26. Mr. ORDONNEAU (France) believed that in most cases the French authorities were willing to consider the time spent in France by a deported person when calculating the period of residence. He could not, however, state categorically that his Government was prepared to give a general undertaking in that connexion. The fact that no such clause was included in the French draft indicated that the author had not considered that it would be particularly valuable.

27. Mr. LARSEN (Denmark) observed that the only article of the convention which included a condition of residence was that referred to by the Belgian representative, which stipulated that a period of three years' residence was necessary before a refugee would be entitled to work. As more than three years had passed since the Germans had left, all deported persons had been able to complete their period of residence in the country of reception itself. Consequently it would not apparently be necessary to apply article 29, which therefore became superfluous.

28. Mr. CUVELIER (Belgium) pointed out that there were other conditions of residence which were not included in the convention but which followed either from various international instruments or general regulations applicable to foreigners. In Belgium, for example, a foreigner could engage in a liberal profession only after the completion of ten years' residence. Article 29 was therefore not entirely redundant.

29. In practice, the Belgian Government had no objection to adding the years spent in Belgium during the occupation to the period of regular residence on condition that the person concerned had been authorized to reside regularly after the end of the war.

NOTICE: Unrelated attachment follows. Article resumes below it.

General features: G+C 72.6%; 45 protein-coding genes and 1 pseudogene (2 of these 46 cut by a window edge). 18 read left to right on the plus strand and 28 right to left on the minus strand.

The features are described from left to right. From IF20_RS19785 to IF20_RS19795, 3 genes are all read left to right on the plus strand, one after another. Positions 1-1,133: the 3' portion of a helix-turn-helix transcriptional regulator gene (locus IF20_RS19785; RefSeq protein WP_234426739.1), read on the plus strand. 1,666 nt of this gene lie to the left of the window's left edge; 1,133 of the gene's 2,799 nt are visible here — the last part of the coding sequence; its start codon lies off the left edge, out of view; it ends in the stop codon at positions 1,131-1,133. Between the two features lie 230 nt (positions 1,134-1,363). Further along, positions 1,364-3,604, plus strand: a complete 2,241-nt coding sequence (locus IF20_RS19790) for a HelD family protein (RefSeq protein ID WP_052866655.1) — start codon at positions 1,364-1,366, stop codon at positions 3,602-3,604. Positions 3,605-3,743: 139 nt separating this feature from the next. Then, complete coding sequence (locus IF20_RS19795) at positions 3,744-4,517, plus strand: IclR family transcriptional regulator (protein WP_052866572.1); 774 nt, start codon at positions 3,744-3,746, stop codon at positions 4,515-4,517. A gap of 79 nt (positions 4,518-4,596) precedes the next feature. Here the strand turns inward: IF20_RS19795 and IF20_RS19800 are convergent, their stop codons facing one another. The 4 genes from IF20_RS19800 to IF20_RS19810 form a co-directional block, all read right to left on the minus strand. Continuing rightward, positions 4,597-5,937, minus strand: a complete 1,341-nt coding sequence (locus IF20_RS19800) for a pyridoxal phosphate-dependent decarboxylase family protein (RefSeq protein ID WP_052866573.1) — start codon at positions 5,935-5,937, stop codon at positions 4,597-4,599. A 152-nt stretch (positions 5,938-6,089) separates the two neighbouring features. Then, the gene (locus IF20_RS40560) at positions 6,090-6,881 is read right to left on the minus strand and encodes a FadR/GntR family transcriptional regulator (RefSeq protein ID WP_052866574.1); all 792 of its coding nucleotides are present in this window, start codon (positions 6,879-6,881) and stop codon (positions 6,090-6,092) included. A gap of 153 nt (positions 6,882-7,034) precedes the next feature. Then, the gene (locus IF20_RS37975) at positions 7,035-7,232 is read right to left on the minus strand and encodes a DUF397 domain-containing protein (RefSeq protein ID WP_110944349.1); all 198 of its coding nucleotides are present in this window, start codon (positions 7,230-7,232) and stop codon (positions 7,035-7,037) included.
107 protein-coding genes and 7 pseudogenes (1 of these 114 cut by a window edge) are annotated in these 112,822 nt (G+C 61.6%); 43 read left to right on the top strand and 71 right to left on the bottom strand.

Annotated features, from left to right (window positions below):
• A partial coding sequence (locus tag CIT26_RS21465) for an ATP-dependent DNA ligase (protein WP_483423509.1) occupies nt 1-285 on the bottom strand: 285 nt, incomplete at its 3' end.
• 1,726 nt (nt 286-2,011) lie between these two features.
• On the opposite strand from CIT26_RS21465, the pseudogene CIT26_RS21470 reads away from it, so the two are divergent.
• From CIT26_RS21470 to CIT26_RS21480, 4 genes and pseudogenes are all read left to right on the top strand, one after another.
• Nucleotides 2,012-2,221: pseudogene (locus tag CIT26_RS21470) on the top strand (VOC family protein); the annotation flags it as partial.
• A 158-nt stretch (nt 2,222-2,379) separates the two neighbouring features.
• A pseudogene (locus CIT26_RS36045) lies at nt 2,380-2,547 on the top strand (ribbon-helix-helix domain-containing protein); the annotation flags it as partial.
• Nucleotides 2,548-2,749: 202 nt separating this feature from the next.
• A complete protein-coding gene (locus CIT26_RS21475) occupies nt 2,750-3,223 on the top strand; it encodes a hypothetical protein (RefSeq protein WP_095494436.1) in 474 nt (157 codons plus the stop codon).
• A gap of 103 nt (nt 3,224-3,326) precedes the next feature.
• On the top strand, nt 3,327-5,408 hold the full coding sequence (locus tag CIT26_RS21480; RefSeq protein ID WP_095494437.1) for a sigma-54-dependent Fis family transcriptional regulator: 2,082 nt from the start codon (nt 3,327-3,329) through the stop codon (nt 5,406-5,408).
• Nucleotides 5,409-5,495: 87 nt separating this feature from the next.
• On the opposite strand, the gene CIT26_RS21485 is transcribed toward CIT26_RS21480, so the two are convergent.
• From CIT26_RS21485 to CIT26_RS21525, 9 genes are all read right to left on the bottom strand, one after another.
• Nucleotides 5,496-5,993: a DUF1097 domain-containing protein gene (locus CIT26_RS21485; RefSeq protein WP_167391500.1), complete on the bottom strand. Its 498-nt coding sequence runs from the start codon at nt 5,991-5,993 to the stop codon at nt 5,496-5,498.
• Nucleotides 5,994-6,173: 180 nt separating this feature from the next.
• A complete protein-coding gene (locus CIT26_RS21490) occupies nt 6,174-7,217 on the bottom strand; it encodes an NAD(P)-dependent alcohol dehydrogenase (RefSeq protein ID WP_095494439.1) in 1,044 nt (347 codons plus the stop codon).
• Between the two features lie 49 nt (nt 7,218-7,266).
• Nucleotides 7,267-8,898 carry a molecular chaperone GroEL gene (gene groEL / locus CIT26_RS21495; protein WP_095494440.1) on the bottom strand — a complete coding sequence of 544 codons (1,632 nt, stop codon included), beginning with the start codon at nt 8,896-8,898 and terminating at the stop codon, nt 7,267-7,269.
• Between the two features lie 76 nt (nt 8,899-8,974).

30. The Belgian delegation was therefore not opposed to the application of the first principle enunciated in article 29.

31. Mr. KURAL (Turkey) asked whether article 29 would apply in the case of naturalization; i.e. whether the time spent in the countries to which they were deported would be included in the total period of residence imposed by law upon foreigners who wished to become nationals of the country of residence.

32. Mr. CUVELIER (Belgium) thought that the reply was in the affirmative.

33. The CHAIRMAN observed that the Committee seemed to agree on the principle that the country to which a person had been deported should accept the period spent there as a deportee as a period of regular residence. The next question was whether a country other than that to which deportation had taken place should also take the deportation period into account and should add that time to the subsequent period of residence in its own territory.